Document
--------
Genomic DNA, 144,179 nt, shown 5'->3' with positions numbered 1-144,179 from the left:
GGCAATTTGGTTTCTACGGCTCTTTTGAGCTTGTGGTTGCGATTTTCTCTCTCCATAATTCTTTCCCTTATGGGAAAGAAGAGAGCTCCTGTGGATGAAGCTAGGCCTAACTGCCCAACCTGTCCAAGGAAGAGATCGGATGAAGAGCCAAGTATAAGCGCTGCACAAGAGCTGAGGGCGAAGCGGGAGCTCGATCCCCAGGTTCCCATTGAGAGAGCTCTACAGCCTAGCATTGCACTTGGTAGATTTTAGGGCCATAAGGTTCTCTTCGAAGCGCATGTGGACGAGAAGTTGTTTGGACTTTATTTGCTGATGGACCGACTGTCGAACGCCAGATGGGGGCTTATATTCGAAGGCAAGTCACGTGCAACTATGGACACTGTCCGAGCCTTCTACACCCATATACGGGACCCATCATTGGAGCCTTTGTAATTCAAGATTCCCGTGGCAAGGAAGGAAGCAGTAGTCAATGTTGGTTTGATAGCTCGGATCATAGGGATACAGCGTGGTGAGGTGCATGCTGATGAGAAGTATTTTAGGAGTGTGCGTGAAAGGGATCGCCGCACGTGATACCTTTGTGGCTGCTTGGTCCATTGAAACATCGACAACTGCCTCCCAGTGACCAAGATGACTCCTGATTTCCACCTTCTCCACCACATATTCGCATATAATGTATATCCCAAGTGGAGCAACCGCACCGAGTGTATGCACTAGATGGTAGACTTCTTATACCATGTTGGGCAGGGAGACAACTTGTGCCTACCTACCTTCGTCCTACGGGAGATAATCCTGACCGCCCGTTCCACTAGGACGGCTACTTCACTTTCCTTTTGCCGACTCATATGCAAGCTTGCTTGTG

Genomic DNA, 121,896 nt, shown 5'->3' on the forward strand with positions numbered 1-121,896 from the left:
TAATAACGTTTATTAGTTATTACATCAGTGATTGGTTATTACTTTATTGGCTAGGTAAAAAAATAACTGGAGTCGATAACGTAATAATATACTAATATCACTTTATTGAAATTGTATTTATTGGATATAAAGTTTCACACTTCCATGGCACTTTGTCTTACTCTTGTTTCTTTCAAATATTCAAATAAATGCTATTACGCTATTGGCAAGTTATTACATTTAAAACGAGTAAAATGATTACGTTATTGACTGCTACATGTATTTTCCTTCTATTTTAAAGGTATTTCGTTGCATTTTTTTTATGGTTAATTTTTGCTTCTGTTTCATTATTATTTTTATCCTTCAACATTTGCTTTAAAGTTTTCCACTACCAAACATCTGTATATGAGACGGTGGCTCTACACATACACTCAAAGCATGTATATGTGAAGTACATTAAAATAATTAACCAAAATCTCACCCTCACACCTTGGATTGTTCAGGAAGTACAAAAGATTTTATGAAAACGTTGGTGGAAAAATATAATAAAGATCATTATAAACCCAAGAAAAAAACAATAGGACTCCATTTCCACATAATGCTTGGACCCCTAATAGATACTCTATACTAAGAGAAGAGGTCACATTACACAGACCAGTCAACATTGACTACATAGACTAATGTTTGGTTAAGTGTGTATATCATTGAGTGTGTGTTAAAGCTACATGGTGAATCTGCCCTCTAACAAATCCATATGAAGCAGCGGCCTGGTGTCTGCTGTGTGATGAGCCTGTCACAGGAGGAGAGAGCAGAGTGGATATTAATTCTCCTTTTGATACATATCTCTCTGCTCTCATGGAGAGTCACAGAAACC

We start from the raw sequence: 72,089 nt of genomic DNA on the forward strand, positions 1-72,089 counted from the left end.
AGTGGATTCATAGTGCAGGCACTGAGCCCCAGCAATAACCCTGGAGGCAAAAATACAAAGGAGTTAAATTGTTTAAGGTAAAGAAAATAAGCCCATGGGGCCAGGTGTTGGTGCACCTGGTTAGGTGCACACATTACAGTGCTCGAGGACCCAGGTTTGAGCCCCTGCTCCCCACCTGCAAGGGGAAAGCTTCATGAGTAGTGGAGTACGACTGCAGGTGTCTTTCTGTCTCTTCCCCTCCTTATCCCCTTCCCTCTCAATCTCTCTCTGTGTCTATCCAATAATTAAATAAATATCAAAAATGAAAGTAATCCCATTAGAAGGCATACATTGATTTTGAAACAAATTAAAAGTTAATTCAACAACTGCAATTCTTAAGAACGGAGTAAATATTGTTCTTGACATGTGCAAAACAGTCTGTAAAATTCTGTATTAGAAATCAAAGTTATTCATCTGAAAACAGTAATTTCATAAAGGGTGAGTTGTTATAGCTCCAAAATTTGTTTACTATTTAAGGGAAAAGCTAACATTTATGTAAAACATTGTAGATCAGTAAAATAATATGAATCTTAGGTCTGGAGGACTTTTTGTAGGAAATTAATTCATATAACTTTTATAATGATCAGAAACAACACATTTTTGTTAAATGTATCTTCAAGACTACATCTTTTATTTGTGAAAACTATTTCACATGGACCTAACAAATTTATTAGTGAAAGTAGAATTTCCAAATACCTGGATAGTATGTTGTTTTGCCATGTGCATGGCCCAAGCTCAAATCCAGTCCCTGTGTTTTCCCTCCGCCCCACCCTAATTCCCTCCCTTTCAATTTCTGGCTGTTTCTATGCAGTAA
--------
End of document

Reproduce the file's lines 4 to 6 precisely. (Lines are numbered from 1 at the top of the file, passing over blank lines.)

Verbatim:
TAATAACGTTTATTAGTTATTACATCAGTGATTGGTTATTACTTTATTGGCTAGGTAAAAAAATAACTGGAGTCGATAACGTAATAATATACTAATATCACTTTATTGAAATTGTATTTATTGGATATAAAGTTTCACACTTCCATGGCACTTTGTCTTACTCTTGTTTCTTTCAAATATTCAAATAAATGCTATTACGCTATTGGCAAGTTATTACATTTAAAACGAGTAAAATGATTACGTTATTGACTGCTACATGTATTTTCCTTCTATTTTAAAGGTATTTCGTTGCATTTTTTTTATGGTTAATTTTTGCTTCTGTTTCATTATTATTTTTATCCTTCAACATTTGCTTTAAAGTTTTCCACTACCAAACATCTGTATATGAGACGGTGGCTCTACACATACACTCAAAGCATGTATATGTGAAGTACATTAAAATAATTAACCAAAATCTCACCCTCACACCTTGGATTGTTCAGGAAGTACAAAAGATTTTATGAAAACGTTGGTGGAAAAATATAATAAAGATCATTATAAACCCAAGAAAAAAACAATAGGACTCCATTTCCACATAATGCTTGGACCCCTAATAGATACTCTATACTAAGAGAAGAGGTCACATTACACAGACCAGTCAACATTGACTACATAGACTAATGTTTGGTTAAGTGTGTATATCATTGAGTGTGTGTTAAAGCTACATGGTGAATCTGCCCTCTAACAAATCCATATGAAGCAGCGGCCTGGTGTCTGCTGTGTGATGAGCCTGTCACAGGAGGAGAGAGCAGAGTGGATATTAATTCTCCTTTTGATACATATCTCTCTGCTCTCATGGAGAGTCACAGAAACC

We start from the raw sequence: 72,089 nt of genomic DNA on the forward strand, positions 1-72,089 counted from the left end.
AGTGGATTCATAGTGCAGGCACTGAGCCCCAGCAATAACCCTGGAGGCAAAAATACAAAGGAGTTAAATTGTTTAAGGTAAAGAAAATAAGCCCATGGGGCCAGGTGTTGGTGCACCTGGTTAGGTGCACACATTACAGTGCTCGAGGACCCAGGTTTGAGCCCCTGCTCCCCACCTGCAAGGGGAAAGCTTCATGAGTAGTGGAGTACGACTGCAGGTGTCTTTCTGTCTCTTCCCCTCCTTATCCCCTTCCCTCTCAATCTCTCTCTGTGTCTATCCAATAATTAAATAAATATCAAAAATGAAAGTAATCCCATTAGAAGGCATACATTGATTTTGAAACAAATTAAAAGTTAATTCAACAACTGCAATTCTTAAGAACGGAGTAAATATTGTTCTTGACATGTGCAAAACAGTCTGTAAAATTCTGTATTAGAAATCAAAGTTATTCATCTGAAAACAGTAATTTCATAAAGGGTGAGTTGTTATAGCTCCAAAATTTGTTTACTATTTAAGGGAAAAGCTAACATTTATGTAAAACATTGTAGATCAGTAAAATAATATGAATCTTAGGTCTGGAGGACTTTTTGTAGGAAATTAATTCATATAACTTTTATAATGATCAGAAACAACACATTTTTGTTAAATGTATCTTCAAGACTACATCTTTTATTTGTGAAAACTATTTCACATGGACCTAACAAATTTATTAGTGAAAGTAGAATTTCCAAATACCTGGATAGTATGTTGTTTTGCCATGTGCATGGCCCAAGCTCAAATCCAGTCCCTGTGTTTTCCCTCCGCCCCACCCTAATTCCCTCCCTTTCAATTTCTGGCTGTTTCTATGCAGTAA